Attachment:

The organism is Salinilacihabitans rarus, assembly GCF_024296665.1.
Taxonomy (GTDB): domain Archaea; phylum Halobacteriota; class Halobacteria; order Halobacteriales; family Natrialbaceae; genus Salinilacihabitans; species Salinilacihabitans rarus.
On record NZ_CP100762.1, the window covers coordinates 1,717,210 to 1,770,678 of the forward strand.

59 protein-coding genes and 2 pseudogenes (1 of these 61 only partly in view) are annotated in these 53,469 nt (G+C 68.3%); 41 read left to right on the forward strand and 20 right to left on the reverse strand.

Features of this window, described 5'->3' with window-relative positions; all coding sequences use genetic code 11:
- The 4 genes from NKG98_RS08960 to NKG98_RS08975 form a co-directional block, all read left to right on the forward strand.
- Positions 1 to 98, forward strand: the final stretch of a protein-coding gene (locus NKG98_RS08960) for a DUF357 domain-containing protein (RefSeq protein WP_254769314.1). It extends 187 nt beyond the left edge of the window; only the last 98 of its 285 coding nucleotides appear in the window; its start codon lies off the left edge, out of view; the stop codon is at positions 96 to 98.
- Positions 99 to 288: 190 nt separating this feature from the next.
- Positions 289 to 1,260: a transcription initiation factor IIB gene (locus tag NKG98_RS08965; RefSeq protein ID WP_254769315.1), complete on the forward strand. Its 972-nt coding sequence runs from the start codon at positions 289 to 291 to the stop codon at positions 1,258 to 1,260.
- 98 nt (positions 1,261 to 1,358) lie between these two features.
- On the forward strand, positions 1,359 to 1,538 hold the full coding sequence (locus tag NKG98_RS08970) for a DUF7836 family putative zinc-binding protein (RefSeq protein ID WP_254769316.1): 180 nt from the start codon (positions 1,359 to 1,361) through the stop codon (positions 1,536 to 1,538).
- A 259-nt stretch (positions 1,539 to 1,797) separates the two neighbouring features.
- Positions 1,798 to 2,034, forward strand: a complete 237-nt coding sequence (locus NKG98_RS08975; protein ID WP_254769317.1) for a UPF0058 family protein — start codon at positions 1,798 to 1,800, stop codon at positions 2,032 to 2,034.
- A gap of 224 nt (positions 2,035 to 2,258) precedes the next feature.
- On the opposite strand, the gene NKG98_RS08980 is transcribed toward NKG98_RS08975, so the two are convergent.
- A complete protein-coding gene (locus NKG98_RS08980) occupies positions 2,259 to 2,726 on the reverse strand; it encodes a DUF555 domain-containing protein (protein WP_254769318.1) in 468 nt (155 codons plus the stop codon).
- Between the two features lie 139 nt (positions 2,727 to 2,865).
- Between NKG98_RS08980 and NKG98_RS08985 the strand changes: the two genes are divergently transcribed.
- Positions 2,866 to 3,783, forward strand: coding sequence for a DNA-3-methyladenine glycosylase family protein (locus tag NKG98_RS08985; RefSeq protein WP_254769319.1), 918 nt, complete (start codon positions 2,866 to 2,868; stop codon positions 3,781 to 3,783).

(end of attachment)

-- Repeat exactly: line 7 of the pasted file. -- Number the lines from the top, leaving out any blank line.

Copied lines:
- Positions 1 to 98, forward strand: the final stretch of a protein-coding gene (locus NKG98_RS08960) for a DUF357 domain-containing protein (RefSeq protein WP_254769314.1). It extends 187 nt beyond the left edge of the window; only the last 98 of its 285 coding nucleotides appear in the window; its start codon lies off the left edge, out of view; the stop codon is at positions 96 to 98.